'I want to make a difference': Inspirational Soham teen raises more than £3,000 for charity after the loss of his stepdad
PUBLISHED: 11:27 08 July 2019 | UPDATED: 11:27 08 July 2019
A 13-year-old from Soham has raised more than £3,000 for charity after losing his stepdad to blood cancer.
Jake Moules has been campaigning for Bloodwise since his stepdad Paul lost his battle with the disease in February.
The inspirational teen, who attends Soham Village College, says his aim is to raise awareness of the illness and make sure patients and their families don't go through what they did.
"I spent nearly every other day in the clinics or wards with my stepdad and I felt that I could start making a difference in people's lives, and this only came to me when I learnt about Bloodwise, who supported him at the time," Jake said.
In December 2017 Paul was given an allogeneic stem cell transplant to save his life.
But unfortunately, after undergoing two years of treatment, he relapsed last November and was put into palliative care, passing away in February.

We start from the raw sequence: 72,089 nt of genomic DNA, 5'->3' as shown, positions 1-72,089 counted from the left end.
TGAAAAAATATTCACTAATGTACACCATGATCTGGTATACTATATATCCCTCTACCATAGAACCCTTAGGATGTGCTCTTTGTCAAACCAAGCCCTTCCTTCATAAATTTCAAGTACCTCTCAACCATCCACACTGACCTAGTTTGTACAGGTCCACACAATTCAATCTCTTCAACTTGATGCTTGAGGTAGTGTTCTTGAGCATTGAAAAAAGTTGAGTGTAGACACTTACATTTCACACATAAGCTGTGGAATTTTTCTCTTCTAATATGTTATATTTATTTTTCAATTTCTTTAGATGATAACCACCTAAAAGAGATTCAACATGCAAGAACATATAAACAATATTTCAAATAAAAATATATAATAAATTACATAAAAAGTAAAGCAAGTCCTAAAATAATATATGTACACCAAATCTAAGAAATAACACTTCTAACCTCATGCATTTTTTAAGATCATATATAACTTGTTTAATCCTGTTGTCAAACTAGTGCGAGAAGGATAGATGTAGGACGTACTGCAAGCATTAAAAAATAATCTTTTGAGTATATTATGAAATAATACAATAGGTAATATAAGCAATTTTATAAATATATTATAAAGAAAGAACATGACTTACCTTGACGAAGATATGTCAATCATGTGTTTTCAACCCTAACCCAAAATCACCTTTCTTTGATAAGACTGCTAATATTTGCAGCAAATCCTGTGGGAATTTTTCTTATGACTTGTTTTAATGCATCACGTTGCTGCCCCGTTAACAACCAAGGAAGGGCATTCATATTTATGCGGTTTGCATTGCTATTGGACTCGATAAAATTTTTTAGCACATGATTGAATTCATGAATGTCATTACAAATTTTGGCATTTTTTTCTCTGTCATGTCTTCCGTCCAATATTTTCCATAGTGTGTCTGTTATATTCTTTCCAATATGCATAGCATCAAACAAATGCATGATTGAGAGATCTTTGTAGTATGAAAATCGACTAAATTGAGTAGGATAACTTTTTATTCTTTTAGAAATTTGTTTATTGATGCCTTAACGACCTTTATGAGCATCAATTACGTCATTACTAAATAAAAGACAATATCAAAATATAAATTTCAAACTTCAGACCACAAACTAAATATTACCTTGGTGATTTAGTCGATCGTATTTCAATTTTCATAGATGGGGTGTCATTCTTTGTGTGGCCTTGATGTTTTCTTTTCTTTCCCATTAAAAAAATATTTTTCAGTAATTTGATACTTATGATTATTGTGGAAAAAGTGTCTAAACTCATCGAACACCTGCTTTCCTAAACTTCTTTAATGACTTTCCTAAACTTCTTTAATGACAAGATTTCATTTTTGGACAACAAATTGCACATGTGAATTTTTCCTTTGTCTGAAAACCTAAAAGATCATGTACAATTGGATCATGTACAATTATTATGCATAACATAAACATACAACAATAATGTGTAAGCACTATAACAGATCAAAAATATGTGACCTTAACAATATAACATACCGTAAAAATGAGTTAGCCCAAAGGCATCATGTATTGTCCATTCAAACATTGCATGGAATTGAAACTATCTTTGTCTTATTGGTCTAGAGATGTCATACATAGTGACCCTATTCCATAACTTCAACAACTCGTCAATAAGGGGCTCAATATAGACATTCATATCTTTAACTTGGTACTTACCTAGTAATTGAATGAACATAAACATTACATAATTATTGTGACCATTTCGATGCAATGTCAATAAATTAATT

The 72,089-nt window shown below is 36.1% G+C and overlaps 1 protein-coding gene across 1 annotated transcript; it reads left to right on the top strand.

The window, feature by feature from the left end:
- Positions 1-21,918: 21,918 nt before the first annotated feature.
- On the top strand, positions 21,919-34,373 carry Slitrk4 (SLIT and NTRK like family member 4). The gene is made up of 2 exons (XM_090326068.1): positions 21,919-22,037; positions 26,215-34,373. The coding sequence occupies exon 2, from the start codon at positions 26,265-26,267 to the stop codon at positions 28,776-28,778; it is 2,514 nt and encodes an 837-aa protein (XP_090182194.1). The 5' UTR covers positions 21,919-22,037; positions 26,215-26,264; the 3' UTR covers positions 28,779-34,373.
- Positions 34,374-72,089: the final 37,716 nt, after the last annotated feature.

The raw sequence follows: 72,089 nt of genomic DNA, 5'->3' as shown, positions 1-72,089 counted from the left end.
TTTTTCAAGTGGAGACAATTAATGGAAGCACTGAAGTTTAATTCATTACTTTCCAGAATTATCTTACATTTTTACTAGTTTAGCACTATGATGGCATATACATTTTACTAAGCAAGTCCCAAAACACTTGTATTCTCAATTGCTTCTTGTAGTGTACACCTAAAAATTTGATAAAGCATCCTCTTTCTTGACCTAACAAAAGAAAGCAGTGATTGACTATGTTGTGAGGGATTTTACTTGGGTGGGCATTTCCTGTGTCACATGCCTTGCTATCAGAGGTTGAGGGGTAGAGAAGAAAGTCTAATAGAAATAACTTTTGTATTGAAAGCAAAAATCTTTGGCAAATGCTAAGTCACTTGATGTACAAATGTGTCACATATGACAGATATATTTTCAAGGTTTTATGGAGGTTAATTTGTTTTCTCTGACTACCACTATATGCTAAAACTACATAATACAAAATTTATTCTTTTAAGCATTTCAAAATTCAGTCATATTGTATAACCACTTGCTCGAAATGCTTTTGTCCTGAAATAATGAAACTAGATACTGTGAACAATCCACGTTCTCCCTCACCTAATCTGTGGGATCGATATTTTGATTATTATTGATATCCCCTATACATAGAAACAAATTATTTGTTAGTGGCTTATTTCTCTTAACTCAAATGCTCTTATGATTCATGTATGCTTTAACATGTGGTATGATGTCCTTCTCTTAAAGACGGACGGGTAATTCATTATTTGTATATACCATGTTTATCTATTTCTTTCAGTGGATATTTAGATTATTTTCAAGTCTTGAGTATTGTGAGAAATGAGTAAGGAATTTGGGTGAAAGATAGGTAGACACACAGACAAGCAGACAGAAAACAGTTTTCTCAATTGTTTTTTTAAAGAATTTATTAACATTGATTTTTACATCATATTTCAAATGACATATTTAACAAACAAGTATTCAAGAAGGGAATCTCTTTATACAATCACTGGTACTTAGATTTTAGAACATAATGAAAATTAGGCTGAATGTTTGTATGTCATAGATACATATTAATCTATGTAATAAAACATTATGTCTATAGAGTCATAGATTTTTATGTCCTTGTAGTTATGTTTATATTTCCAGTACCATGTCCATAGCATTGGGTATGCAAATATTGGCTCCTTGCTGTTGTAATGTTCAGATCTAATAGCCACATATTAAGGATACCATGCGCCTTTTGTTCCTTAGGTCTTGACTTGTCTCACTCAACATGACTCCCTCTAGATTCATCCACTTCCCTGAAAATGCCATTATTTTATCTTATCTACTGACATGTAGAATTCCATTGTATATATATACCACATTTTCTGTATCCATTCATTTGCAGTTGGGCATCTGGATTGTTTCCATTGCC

In his own time Jake has gone on to raise awareness by creating videos for social media, giving talks at his school and holding collections in his local supermarket.
Even Jake's teachers have got involved with the fundraising - with BBC Look East filming head of turner house Mr Mason having a sponsored leg wax last week.
In total the school has raised £1400.
"My aim now is to make sure patients and their families don't go through what we all had to, and to raise awareness for this illness," he said.
"I am highly committed to making a difference and this is incredibly rewarding to me.
"I have gone from starting a JustGiving page raising £200 to doing collections in local supermarkets such as Waitrose and Tesco.
"I would obviously love to do more and I aspire to become a doctor when I'm older, as already I get the thrill of helping people in any way I can."
Bloodwise is the UK's specialist blood cancer charity dedicated to improving the lives of patients.
Around 39,000 people of all ages, from children to adults, are diagnosed with blood cancers and related disorders every year in the UK.
It is the hardest cancer to treat, making patients go through harsh chemotherapy and treatment.
To find out more visit https://bloodwise.org.uk/